El Malecón is a coastal road that winds along the Havana shoreline.

We stayed with Margarita’s cousins, Julio and Isabel, at their casa particular (a state sanctioned B&B) in Habana Centro. They are both doctors, but struggle to make ends meet. The casa particular is a new enterprise for them. Julio works at the hospital, and used to also deliver pizza in his off time. Everyone does what they need to do to supplement the spare rations. Centro is mostly residential with the occasional storefront or restaurant. The crumbling buildings stand in stark contrast to the polished tourist center of Habana Vieja. Cracked paint, a makeshift door, the outline of what was once probably an ornate cornice show us the ravages of time and economic hardship, yet these buildings stand proud. They’re still standing. They’re still homes to proud people who also press on in the face of adversity.

Did you know that baseball is Cuba’s most popular sport?

We spent the first few days of the week walking around Havana taking reference shots. Between the classic cars, old architecture, and street vendors singing about their wares, Cuba really does feel like a time capsule. Then without warning you’re pulled back into present tense. In one plaza, a hoard of people squeeze in tightly to try to get cell service. Across the street, a giant tour bus squeezes through traffic.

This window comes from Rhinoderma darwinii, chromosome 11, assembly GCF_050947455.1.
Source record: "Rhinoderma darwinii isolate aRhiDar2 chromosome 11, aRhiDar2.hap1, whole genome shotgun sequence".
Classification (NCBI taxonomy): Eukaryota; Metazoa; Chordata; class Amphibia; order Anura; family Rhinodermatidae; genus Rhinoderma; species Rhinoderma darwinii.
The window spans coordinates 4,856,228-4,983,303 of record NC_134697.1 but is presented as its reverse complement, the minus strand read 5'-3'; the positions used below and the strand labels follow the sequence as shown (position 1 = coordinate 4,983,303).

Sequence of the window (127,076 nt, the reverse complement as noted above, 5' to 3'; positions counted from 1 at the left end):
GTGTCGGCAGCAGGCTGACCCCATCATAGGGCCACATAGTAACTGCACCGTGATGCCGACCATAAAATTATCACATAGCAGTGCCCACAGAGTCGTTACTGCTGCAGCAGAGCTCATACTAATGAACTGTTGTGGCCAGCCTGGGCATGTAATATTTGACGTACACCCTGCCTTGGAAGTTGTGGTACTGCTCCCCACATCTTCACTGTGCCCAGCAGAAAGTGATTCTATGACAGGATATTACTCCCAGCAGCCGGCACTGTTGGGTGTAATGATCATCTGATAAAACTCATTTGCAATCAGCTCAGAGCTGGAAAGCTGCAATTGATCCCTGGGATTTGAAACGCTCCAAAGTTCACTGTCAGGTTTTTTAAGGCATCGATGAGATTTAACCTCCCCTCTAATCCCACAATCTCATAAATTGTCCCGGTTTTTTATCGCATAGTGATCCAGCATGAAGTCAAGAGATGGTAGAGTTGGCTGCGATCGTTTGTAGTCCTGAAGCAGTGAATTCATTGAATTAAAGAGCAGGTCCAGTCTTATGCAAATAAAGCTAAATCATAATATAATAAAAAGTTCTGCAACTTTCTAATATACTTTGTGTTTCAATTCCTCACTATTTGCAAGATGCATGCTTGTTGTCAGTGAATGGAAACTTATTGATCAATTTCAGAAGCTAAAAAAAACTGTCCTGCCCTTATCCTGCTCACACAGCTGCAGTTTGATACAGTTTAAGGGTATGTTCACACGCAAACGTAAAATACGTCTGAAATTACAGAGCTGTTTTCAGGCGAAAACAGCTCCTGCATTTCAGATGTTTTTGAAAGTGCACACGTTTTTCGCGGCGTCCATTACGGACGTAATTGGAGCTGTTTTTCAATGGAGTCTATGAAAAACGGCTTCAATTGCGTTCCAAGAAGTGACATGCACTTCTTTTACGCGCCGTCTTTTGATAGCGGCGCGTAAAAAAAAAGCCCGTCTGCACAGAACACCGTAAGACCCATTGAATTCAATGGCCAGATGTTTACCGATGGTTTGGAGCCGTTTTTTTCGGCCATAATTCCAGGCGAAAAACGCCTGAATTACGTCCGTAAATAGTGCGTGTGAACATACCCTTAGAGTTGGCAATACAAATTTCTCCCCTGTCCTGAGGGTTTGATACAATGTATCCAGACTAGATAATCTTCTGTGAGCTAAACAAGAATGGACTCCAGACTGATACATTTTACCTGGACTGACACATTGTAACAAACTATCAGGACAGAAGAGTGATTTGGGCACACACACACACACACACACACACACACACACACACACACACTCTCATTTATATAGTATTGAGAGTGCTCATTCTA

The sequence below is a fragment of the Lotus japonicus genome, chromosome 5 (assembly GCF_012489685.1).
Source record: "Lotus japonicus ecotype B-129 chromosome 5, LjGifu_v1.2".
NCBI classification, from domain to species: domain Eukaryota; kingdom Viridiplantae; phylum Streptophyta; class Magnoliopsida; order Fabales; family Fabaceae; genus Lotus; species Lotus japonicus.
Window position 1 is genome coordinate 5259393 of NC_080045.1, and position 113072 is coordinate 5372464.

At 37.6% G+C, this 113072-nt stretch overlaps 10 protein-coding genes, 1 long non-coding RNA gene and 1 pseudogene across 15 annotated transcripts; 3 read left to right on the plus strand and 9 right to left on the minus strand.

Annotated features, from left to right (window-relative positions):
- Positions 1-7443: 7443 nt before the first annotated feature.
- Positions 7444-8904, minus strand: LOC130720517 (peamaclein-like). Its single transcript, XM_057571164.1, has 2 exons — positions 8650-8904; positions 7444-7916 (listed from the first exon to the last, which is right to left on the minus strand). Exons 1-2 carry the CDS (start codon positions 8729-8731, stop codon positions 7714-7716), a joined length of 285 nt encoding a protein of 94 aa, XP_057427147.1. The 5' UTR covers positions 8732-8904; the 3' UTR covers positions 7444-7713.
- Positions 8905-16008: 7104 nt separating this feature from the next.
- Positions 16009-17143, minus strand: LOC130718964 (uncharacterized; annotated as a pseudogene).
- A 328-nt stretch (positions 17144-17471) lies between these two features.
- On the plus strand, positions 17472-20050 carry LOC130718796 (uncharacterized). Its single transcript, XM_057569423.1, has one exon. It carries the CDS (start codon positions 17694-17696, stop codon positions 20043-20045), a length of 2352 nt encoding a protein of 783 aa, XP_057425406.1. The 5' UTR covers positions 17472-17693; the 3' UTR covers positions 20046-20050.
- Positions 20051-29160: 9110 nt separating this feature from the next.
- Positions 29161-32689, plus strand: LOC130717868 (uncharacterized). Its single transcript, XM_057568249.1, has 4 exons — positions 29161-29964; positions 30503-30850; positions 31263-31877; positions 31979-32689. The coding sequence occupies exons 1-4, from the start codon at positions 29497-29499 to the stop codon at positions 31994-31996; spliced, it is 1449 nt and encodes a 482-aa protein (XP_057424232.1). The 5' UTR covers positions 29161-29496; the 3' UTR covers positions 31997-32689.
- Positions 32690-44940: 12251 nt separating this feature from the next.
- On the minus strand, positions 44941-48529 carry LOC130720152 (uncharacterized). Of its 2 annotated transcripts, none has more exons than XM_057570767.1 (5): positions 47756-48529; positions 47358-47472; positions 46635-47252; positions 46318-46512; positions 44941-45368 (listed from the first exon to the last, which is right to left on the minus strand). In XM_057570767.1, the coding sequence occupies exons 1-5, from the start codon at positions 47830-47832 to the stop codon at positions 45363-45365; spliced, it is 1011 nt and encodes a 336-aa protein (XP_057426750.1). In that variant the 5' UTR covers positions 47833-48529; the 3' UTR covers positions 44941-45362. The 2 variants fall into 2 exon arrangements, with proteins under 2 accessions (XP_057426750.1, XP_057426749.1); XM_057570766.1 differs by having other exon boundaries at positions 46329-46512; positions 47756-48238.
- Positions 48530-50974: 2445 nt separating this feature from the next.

Julio helped us find a driver to take us on a road trip. I wanted to experience the journey that the family in the book makes. His friend Rey arrived with his wife, Marbelis, and their 1954 Chevy 210 Series, AKA the Delray. Yes, he shares a name with the car model. She’s in good shape, if not a little rough around the edges. The Chevy has been in Marbelis’ family for over 30 years. Though the old American engine still works, they took it out to preserve it and installed a Mercades engine. This is no small feat, considering that in 2015 the average Cuban earned less than $100/month. Parts are rare, and those you can buy are pricey. As part of my research back at home, I watched Cuban Chrome, which I recommend watching if you want to get an idea of the pitfalls and triumphs of car repair in Cuba.